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    • "Obviously, many more mutations have to be compiled before genotype/phenotype relationships can emerge. However, other factors and other genes acting as modifiers help explain the clinical heterogeneity in dysferlinopathies (Davis et al., 2000; Illarioshkin et al., 2000; Weiler et al., 1999). Moreover, although classical Miyoshi myopathy and the LGMD2B phenotype are the most prevalent phenotypes associated to DYSF mutations, a spectrum of various phenotypes, ranging from isolated hyperCKaemia, even late in adulthood, to severe proximodistal phenotype have been observed, some of them being specifically reported in the present study. "
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    ABSTRACT: DYSF encoding dysferlin is mutated in Miyoshi myopathy and Limb-Girdle Muscular Dystrophy type 2B, the two main phenotypes recognized in dysferlinopathies. Dysferlin deficiency in muscle is the most relevant feature for the diagnosis of dysferlinopathy and prompts the search for mutations in DYSF. DYSF, located on chromosome 2p13, contains 55 coding exons and spans 150 kb of genomic DNA. We performed a genomic analysis of the DYSF coding sequence in 34 unrelated patients from various ethnic origins. All patients showed an absence or drastic decrease of dysferlin expression in muscle. A primary screening of DYSF using SSCP or dHPLC of PCR products of each of 55 exons of the gene was followed by sequencing whenever a sequence variation was detected. All together, 54 sequence variations were identified in DYSF, 50 of which predicting either a truncated protein or one amino-acid substitution and most of them (34 out of 54) being novel. In 23 patients, we identified two pathogenic mutations, while only one was identified in 11 patients. These mutations were widely spread in the coding sequence of the gene without any mutational "hotspot."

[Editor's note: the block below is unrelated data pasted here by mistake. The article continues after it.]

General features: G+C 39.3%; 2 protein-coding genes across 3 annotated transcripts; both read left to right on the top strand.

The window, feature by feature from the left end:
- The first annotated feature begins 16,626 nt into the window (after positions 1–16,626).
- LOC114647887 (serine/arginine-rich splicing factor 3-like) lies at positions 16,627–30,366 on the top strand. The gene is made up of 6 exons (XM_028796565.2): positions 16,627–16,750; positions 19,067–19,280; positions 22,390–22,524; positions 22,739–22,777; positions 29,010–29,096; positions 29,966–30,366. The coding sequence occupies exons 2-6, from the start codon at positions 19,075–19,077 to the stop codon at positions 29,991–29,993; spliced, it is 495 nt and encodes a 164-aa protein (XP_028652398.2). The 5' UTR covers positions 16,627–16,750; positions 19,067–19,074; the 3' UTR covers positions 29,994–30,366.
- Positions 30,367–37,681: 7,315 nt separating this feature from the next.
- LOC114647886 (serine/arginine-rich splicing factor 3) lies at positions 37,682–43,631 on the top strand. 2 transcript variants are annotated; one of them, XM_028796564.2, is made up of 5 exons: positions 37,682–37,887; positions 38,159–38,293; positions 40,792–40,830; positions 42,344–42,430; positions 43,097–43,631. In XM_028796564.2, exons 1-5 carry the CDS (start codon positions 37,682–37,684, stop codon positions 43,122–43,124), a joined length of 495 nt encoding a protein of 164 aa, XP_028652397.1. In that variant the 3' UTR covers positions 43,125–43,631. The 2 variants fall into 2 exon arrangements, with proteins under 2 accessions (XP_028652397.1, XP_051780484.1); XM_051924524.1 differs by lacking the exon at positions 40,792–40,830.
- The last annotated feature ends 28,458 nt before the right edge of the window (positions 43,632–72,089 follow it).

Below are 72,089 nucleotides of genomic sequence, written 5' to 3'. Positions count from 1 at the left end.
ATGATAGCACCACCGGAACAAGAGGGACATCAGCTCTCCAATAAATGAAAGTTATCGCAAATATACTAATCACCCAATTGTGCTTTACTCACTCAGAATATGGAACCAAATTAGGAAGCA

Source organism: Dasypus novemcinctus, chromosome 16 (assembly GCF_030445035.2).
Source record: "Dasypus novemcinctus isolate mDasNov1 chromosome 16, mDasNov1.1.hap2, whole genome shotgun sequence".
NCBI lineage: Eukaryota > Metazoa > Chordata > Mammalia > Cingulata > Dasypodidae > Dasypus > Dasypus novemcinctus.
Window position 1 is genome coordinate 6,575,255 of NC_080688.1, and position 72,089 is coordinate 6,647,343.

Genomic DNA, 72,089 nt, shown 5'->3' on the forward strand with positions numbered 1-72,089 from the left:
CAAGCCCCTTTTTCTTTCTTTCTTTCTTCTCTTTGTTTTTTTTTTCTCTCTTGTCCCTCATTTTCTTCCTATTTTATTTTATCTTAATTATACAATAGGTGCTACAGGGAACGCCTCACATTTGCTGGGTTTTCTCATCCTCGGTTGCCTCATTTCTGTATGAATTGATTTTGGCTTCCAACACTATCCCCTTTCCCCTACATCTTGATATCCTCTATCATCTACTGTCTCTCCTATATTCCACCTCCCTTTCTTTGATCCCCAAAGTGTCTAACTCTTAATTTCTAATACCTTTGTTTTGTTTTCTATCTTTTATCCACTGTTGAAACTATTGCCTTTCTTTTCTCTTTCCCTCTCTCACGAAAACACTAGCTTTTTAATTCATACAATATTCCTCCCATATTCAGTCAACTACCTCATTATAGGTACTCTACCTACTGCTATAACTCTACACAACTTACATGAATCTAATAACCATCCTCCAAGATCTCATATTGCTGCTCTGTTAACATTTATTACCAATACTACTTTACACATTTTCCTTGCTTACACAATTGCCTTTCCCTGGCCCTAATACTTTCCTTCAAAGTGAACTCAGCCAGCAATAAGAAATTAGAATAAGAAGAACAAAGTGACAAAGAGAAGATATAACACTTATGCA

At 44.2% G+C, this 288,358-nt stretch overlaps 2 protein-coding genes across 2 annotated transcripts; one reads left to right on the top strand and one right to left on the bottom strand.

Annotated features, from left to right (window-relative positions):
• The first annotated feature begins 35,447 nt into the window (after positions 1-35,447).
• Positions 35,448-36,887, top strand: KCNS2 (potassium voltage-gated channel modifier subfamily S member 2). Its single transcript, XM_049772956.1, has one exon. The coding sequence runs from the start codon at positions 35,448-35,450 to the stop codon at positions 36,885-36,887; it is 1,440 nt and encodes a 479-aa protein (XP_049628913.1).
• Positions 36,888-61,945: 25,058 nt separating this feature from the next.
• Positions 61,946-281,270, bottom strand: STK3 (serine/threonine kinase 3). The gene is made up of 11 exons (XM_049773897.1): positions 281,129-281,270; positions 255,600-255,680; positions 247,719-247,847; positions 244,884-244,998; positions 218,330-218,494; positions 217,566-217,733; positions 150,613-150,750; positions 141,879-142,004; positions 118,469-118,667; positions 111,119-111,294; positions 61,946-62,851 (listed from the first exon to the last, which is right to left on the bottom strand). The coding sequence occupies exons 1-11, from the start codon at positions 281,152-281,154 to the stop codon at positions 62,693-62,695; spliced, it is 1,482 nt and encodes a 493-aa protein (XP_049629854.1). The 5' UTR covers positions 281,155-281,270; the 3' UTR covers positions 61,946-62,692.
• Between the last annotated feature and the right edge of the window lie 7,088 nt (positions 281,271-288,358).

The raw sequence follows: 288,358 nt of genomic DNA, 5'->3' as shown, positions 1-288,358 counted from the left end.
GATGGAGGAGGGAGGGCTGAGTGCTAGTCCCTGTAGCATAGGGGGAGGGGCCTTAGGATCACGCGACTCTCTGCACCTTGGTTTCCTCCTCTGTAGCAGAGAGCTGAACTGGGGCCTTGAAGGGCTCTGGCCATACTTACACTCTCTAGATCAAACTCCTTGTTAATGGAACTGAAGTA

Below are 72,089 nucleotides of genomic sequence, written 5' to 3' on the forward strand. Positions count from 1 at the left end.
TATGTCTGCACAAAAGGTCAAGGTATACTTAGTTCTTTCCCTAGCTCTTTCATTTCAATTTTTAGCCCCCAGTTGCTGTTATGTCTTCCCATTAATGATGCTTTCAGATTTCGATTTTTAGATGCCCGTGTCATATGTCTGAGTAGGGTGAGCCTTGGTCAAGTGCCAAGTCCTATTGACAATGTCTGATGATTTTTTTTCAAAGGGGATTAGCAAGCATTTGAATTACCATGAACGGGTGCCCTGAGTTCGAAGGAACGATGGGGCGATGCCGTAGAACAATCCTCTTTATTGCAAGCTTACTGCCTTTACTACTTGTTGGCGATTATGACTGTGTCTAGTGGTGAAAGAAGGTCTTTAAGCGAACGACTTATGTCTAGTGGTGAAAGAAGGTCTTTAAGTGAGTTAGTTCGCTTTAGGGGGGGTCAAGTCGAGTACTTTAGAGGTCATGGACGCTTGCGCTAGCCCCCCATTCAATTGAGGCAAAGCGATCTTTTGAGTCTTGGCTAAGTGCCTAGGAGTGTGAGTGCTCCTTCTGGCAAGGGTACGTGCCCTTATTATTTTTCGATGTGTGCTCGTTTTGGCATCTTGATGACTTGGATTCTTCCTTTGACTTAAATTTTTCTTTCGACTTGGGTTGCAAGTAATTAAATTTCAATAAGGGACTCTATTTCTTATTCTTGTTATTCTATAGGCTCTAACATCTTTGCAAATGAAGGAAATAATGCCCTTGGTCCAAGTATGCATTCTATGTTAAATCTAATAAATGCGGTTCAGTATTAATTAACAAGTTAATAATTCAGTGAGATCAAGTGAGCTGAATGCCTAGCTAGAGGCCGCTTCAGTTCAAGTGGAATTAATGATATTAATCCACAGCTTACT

Human Mutation 08/2005; 26(2):165. DOI:10.1002/humu.9355 · 5.05 Impact Factor
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    • "Different clinical features were also observed in F2, in which the brother showed proximal dominant muscle involvement, while the sister showed distal myopathy. Although it is unclear as to why clinical features were different among the same family with the same mutation, similar findings have often been observed (Matsumura et al., 1999; Weiler et al., 1999; Illarioshkin et al., 2000; Nakagawa et al., "
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    ABSTRACT: Mutations in the dysferlin gene (DYSF) on chromosome 2p13 cause distinct phenotypes of muscular dystrophy: limb-girdle muscular dystrophy type 2B (LGMD2B), Miyoshi myopathy (MM), and distal anterior compartment myopathy, which are known by the term 'dysferlinopathy'. We performed mutation analyses of DYSF in 14 Italian patients from 10 unrelated families with a deficiency of dysferlin protein below 20% of the value in normal controls by immunoblotting analysis. We identified 11 different mutations, including eight missense and three deletion mutations. Nine of them were novel mutations. We also identified a unique 6-bp insertion polymorphism within the coding region of DYSF in 15% of Italian population, which was not observed in East Asian populations. The correlation between clinical phenotype and the gene mutations was unclear, which suggested the role of additional genetic and epigenetic factors in modifying clinical symptoms.
    European Journal of Neurology 11/2004; 11(10):657-61. DOI:10.1111/j.1468-1331.2004.00755.x · 3.85 Impact Factor